While the Bible teaches that the world we inhabit is real--although fallen--Hinduism teaches that the world is illusory. Reincarnation in Eastern religion is a form of punishment in which the individual suffers the punishment for sins committed in previous lives. Karma is the enforcement of the law against one's sins from previous lives, and no one can interfere with that. This explains why Hinduism in India produces indifference toward suffering; those who are suffering are getting exactly what they deserve, and to interfere with that by alleviating suffering is to interfere with one's karma. Not only are you not supposed to interfere with karma by alleviating suffering, you're not even supposed to notice such things as disability, poverty, or filth.

I have to take issue with Miss MacLaine's statement that Jesus "chose to die in a state of martyrdom." He didn't die as a martyr, but as the Saviour, shedding His blood--innocent, sinless blood--on the cross as an offering to satisfy His Father's conditions for payment of the penalty for man's sin. He wasn't reincarnated, but resurrected from the dead. The Lord Jesus Christ is God Incarnate, not reincarnate.

For all have sinned, and come short of the glory of God;
Being justified freely by his grace through the redemption that is in Christ Jesus:
Whom God hath set forth to be a propitiation through faith in his blood, to declare his righteousness for the remission of sins that are past, through the forbearance of God;
Romans 3:23-25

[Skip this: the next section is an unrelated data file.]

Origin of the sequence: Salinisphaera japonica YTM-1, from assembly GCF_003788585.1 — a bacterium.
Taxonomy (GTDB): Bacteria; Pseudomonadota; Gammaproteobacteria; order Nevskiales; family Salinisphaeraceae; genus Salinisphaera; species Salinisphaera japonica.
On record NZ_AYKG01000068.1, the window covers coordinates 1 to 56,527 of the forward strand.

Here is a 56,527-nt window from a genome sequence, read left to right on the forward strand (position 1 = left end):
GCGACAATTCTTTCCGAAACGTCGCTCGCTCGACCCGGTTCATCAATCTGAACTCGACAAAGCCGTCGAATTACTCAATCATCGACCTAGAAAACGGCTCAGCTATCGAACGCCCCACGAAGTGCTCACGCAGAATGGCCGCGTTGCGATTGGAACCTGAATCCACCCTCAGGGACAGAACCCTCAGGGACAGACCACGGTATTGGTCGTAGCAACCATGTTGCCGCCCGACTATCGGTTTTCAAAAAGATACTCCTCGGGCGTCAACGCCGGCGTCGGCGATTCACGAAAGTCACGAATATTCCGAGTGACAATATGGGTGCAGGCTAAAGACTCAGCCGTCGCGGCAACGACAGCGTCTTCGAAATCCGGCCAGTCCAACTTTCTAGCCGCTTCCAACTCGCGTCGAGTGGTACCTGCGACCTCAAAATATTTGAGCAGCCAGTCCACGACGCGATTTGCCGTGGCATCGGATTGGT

For Christ also hath once suffered for sins, the just for the unjust, that he might bring us to God, being put to death in the flesh, but quickened by the Spirit: I Peter 3:18

And he is the propitiation for our sins: and not for ours only, but also for the sins of the whole world. I John 2:2

And we have seen and do testify that the Father sent the Son to be the Saviour of the world. I John 4:14

Monday, February 9, 2015

Peruvian paganism proves fatal for Canadian woman

For of this sort are they which creep into houses, and lead captive silly women laden with sins, led away with divers lusts,
Ever learning, and never able to come to the knowledge of the truth.
II Timothy 3:6-7

As reported by Betty Ann Adam of the Saskatoon Star-Phoenix, February 5, 2015:

A Saskatoon woman who died in the Peruvian jungle after drinking a nicotine-based tea during a spiritual ceremony was "a seeker" who had travelled extensively on a spiritual quest, her mother said.

Jennifer Joy Logan, 32, died Jan. 17 at a retreat centre in the rainforest about two hours outside of Puerto Maldonado in southeastern Peru, said her mother, Berdeena Logan.

According to the Canto Luz centre's website, it offers retreats and ceremonies using ayahuasca, which Wikipedia describes as "a psychedelic brew made out of Banisteriopsis caapi vine in combination with various plants," and which is used for "divinatory and healing purposes by the native peoples of Amazonian Peru."

Participants purge before consuming that brew.

Police have not concluded their investigation.

Berdeena Logan said she and Jennifer's sister, Amy Logan, went to Puerto Maldonado and met with people from the Canto Luz centre who were present during the incident and who are devastated, Berdeena said.

"She had a drink and it was a nicotine-based tea for purging for a spiritual ceremony. She was vomiting, which was to be expected, and then she started convulsing and went unconscious," she said.

The shaman assistants she spoke to said they performed CPR, but they were two hours away from medical help. They used a motorcycle to transport her but she died en route to Puerto Maldonado, Logan said.